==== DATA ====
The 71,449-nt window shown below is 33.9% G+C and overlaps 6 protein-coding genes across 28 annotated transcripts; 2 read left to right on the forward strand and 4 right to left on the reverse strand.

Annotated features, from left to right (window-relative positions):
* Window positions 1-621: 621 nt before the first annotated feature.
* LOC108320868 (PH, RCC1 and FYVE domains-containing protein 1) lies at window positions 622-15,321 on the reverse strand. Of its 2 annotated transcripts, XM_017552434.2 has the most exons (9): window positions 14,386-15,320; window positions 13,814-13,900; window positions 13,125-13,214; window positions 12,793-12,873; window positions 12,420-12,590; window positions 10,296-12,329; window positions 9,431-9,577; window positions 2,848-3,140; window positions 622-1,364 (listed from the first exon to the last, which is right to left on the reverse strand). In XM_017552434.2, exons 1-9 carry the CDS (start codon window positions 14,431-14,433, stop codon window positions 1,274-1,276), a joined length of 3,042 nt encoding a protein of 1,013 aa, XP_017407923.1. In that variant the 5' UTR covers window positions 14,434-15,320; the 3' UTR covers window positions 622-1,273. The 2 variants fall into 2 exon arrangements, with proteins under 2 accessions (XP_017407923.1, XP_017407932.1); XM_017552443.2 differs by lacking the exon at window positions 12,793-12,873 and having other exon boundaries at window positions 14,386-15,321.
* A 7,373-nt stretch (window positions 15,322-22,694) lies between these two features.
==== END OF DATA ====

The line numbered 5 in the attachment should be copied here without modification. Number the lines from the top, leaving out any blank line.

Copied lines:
* A 7,373-nt stretch (window positions 15,322-22,694) lies between these two features.